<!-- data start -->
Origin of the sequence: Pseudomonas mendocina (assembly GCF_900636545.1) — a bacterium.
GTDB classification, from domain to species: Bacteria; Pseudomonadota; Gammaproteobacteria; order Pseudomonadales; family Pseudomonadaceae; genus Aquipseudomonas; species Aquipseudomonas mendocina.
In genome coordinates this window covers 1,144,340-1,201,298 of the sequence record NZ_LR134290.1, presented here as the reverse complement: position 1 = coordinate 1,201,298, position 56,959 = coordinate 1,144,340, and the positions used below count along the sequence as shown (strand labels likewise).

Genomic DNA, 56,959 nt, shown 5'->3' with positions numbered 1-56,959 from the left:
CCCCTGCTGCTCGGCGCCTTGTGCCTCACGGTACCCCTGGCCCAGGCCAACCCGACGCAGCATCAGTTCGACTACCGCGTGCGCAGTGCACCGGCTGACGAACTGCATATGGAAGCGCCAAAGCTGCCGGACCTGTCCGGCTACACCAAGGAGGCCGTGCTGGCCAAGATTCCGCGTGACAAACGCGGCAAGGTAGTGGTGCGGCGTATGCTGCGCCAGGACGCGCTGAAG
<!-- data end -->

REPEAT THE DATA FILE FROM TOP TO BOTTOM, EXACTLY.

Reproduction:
Origin of the sequence: Pseudomonas mendocina (assembly GCF_900636545.1) — a bacterium.
GTDB classification, from domain to species: Bacteria; Pseudomonadota; Gammaproteobacteria; order Pseudomonadales; family Pseudomonadaceae; genus Aquipseudomonas; species Aquipseudomonas mendocina.
In genome coordinates this window covers 1,144,340-1,201,298 of the sequence record NZ_LR134290.1, presented here as the reverse complement: position 1 = coordinate 1,201,298, position 56,959 = coordinate 1,144,340, and the positions used below count along the sequence as shown (strand labels likewise).

Genomic DNA, 56,959 nt, shown 5'->3' with positions numbered 1-56,959 from the left:
CCCCTGCTGCTCGGCGCCTTGTGCCTCACGGTACCCCTGGCCCAGGCCAACCCGACGCAGCATCAGTTCGACTACCGCGTGCGCAGTGCACCGGCTGACGAACTGCATATGGAAGCGCCAAAGCTGCCGGACCTGTCCGGCTACACCAAGGAGGCCGTGCTGGCCAAGATTCCGCGTGACAAACGCGGCAAGGTAGTGGTGCGGCGTATGCTGCGCCAGGACGCGCTGAAG